**In fact, that same census details several types of responses that are uncategorizable as heteroromantic, homoromantic, bi- or panromantic, or aromantic, so the numbers may actually be less comforting than this. In order to be as generous as possible, I assumed that answers like “unsure of romantic orientation” and “do not believe in a distinction between romantic and nonromantic attraction” might possibly count and so I excluded only “homoromantic” and “aromantic” answers from the original analysis.

February 5, 2011

And Now, A Ray of Sunshine

Filed under: Fitting Sideways,Growing Up Asexual — Sciatrix @ 8:44 pm
Tags: ,

So writing this blog has gotten just a little bit depressing lately, what with the focusing on how much being asexual can really suck. I think it’s important to focus on that, given the constant refrain of  “Asexuals aren’t really oppressed, but…” but it’s nice to have a bit of contrast, too.

With that in mind, I wanted to write a list of why actually, being asexual is awesome. No, seriously!

I get to be free of the “bogeyman of sexual attractiveness.” (All credit to that phrasing goes to the awesome Charles.) What I mean by that is that I don’t experience any pressure to dress up or otherwise act in any particular way in order to attract someone else. Everything in the way I dress and the way I present is done purely for me, with no considerations for how anyone else might think of it, and I love that. I might have to alter my dress a bit for the workforce when I finally leave college, but at least I feel no pressure to dress or act for anyone other than me in my personal life.

The community is really neat. I mean, where else are you going to find people who will painstakingly dissect assumptions about what love is and how to categorize different types of love? I find this stuff really interesting, and it’s been a lot of fun getting to discuss it seriously with people over the past several weeks. Also, I have met a ton of awesome people through asexuality spaces on top of that.

Best informal slang term ever. I have heard some people get uncomfortable about “ace” because of its extremely positive connotations in other contexts, but that’s actually precisely why I love it. Decks of cards used as ace in-jokes! Getting to snigger gleefully when characters are referred to as “ace detectives” or “ace pilots!” Extremely bad puns! It’s wonderful.

I am not constricted by heteronormativity. That means that no one is going to try to squish me into a heteronormative expectation of what a woman “should” be, because my essential not-straightness puts me outside of the bounds of heteronormativity to begin with. There are a ton of negatives to that, but there are positives, too. Heteronormative expectations of gender roles can be very stifling and I for one don’t fit them at all. In the same way that being a queer woman of any kind allows one to escape from the expectations on what “normal” women are like, my being an asexual woman gives me an excuse to jettison the normative gender roles that heteronormativity prescribes.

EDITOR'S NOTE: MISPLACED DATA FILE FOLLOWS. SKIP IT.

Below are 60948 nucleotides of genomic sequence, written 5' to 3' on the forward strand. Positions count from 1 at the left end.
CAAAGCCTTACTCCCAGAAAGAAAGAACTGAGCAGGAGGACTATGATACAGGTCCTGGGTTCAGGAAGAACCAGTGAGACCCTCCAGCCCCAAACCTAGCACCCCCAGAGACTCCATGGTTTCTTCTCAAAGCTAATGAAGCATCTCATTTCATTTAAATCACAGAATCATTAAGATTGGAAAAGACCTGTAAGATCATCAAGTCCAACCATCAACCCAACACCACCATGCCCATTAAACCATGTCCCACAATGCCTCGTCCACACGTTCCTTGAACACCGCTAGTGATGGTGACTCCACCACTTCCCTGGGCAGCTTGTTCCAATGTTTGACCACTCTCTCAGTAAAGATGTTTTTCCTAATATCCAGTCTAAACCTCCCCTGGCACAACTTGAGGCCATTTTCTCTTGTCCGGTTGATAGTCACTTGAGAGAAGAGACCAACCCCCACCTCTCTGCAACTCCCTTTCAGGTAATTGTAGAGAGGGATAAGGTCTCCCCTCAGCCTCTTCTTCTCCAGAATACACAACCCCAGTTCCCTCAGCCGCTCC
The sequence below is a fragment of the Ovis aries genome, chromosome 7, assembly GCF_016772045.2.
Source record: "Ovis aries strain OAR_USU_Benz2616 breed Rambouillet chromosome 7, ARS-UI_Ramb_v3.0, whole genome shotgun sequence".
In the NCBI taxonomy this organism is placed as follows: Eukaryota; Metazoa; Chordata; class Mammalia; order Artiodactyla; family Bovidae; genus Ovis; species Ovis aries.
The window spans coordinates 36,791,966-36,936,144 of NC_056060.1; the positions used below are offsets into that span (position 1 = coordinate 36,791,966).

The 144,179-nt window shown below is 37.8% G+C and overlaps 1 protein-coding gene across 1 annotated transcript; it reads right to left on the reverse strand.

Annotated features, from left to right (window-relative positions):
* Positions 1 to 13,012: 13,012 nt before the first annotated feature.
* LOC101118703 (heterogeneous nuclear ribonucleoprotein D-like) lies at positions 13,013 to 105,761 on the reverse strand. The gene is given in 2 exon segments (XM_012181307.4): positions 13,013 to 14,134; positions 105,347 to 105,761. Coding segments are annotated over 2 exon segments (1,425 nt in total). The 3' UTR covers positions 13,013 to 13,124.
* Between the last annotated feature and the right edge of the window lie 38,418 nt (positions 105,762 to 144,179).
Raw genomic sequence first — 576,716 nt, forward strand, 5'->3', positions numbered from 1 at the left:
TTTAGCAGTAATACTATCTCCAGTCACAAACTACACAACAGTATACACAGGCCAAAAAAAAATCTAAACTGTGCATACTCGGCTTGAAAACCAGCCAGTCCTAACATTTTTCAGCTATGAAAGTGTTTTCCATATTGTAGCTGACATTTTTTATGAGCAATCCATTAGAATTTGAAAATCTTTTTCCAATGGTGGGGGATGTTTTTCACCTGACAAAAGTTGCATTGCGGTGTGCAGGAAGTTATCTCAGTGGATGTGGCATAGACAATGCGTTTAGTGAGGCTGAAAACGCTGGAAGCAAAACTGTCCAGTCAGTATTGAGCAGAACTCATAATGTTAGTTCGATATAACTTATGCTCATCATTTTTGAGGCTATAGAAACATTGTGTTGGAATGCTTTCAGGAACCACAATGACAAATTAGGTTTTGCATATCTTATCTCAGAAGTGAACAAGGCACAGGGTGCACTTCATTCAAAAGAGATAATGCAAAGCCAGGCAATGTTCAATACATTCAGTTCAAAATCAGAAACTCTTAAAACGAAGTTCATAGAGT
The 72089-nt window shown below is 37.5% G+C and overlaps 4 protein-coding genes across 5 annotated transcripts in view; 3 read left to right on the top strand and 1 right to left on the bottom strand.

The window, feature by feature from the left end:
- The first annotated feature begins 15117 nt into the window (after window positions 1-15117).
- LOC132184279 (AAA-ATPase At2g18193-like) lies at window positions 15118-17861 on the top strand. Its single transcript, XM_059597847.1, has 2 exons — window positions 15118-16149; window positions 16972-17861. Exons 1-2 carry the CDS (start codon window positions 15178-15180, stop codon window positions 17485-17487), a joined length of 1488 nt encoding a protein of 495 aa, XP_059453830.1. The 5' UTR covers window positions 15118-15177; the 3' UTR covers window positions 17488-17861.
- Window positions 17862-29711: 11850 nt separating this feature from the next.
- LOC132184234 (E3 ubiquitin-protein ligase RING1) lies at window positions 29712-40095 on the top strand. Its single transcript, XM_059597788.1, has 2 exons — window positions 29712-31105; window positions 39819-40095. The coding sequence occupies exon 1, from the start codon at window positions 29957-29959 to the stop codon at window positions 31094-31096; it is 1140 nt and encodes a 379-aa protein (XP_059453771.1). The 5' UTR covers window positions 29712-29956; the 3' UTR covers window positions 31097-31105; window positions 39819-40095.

I don’t have to plan my life around other people. This is the positive side of assuming I am going to live and die alone: I have everything I need to plan my life and make decisions. I don’t need to rely on anyone but myself to meet my own life goals. And more–assuming I can rely only on myself in the long term means that I can’t be disappointed if no one else ends up in my life. Assuming I’ll be functionally alone means that anyone who does stay in my life can be viewed as a bonus. The assumption that I see many nonasexual people hold–that someone had better come along to be in a romantic relationship with them, or their life is meaningless–tends to result in disappointment for no reason that they can control. After all, no one can be dating someone else constantly!

So what about you? What things do you really like about being ace?

February 1, 2011

Spectral Amoebas: Round-Up Post

So the Spectral Amoebas blog carnival draws to a close! First, I want to thank everyone who submitted posts. The quality was uniformly quite high, and I’ve been so excited at reading the posts that people have linked and discussed over the past month an a half. There have been some awesome things written about very diverse topics, and I was really excited to see all of them.

And now to the posts!

Stephanie Silberstein at Meowing at the Moon wrote about attempting to construct a common language to communicate with her neurotypical, non-asexual best friend in Do Asexuals Speak the Same Language?

Procrastination Embodied talks about constantly being disbelieved in Asexual on the Spectrum.

Norah_Liath discusses the way that people will constantly judge her as a bad person simply for being in a relationship with a neurotypical sexual in I’m a Horrible Person…

Teafeather wonders how to define the concept of “liking” someone in Do You Like?

Quirks the Magpie attempts to come to a conclusion about his sexual orientation in Monochrome logic, greyscale sexuality, and finding my identity.

Anonymous contributed a guest post about trying to gather enough data to a conclusion about their sexuality.

Bethany Lauren writes about having the right words and about communication in Not Alone: Music, Brainweasels, and RENT.

M asks not to be touched in noli me tangere.

Ily considers outing herself about asexuality and NLD in Coming Out (When “the World is a Chaos”).

Kaz addresses the problems inherent with being assumed to be asexual even before coming out in The Lucky One.

And to wrap it all up, I wrote about my problems with being stereotyped as emotionless for being autistic, aromantic, and asexual in On Being Incapable of Love.

Thank you all so much for participating, guys, and I hope you enjoy the collective posts!

Blog at WordPress.com.